The practice is you, are you the practice?

by Kevin

There was a topic posed on a martial arts blog not too long ago about the idea of “adapting an art to yourself.” In it, the author explores the idea of modifying a martial art to suit individual body types, and concludes that it isn’t the ART that is modified, but the self being molded to the art.

The self thus informs the practice, in essence making the practice (not the art) one’s own. This is something I’ve been thinking about a lot in the Japanese metalworking practice I’m currently engaged in (my iaido practice is on hold at the moment), but as there are plenty of parallels between both practices, I think it’s still relevant.

It’s long been said in the fine arts that the visionaries are the ones that “break” the rules and make the art their own. But I question the wisdom of students trying to break rules before they are fully understood. You still need to master the capabilities of brush and paint (or hammer and chisel, in my case), you need to understand composition and perspective, you need to be engaged in the subject matter enough to be able to get your point across clearly. Once these fundamentals are grasped, they can be manipulated according to different situations – we’ve all heard this argument in budo and artistic practice many times, and I’m sure I’ve mentioned this on the blog before.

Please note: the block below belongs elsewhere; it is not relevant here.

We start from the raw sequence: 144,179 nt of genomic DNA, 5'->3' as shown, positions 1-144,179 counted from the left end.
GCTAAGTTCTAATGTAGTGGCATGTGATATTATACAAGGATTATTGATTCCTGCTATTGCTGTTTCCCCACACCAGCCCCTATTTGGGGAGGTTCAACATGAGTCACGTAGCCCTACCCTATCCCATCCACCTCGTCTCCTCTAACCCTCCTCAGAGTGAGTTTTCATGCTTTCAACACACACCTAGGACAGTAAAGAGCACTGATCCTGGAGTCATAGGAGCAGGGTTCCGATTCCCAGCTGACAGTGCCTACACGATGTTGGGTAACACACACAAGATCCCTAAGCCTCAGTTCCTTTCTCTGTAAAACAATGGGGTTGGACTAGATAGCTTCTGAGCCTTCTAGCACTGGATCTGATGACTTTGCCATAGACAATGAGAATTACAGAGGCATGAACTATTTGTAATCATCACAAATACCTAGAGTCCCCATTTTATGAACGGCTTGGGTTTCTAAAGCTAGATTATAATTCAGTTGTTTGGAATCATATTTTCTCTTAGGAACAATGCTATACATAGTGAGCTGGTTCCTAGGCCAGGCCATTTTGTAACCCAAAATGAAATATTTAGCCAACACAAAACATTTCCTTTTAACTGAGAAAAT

I think that there are “active” and “passive” aspects to this idea. An “active” role in making an art your own suggests that you either A/ have extensive knowledge of the art in question, realize it doesn’t work for you thus requiring modification, or B/ reject the art as it stands and make changes to suit yourself. To me, this suggests a very negative and ego-driven approach to ownership of the practice that misinterprets “figuring things out”. Or, molding the practice to an immovable self.

A “passive” role in making an art your own is (in my experience) learning it as fully and mindfully as you can, and over time your personality creeps on the practice, turning it into something that is both faithful to how it was learned, and unique because it’s YOUR practice – molding yourself to the practice.

I think that from a visual arts perspective, this is what is meant by an artist having a particular “style” – not actively trying to “do” something unique, but rather their unique philosophy/worldview creeping into the work, that is clearly realized by a firm understanding of fundamentals and technique.

It’s surprising how having a death grip in tenouchi with a sword is equally relevant with a tiny hammer and chisel, and how our reaction to centuries of developed technique means as much to the practice as the practice itself.

I welcome your thoughts, a blog post written before noon on a long weekend may have questionable clarity. And now, progress photos of some pieces for the show in November. ‘Coz that’s really what you want to see, right? 😉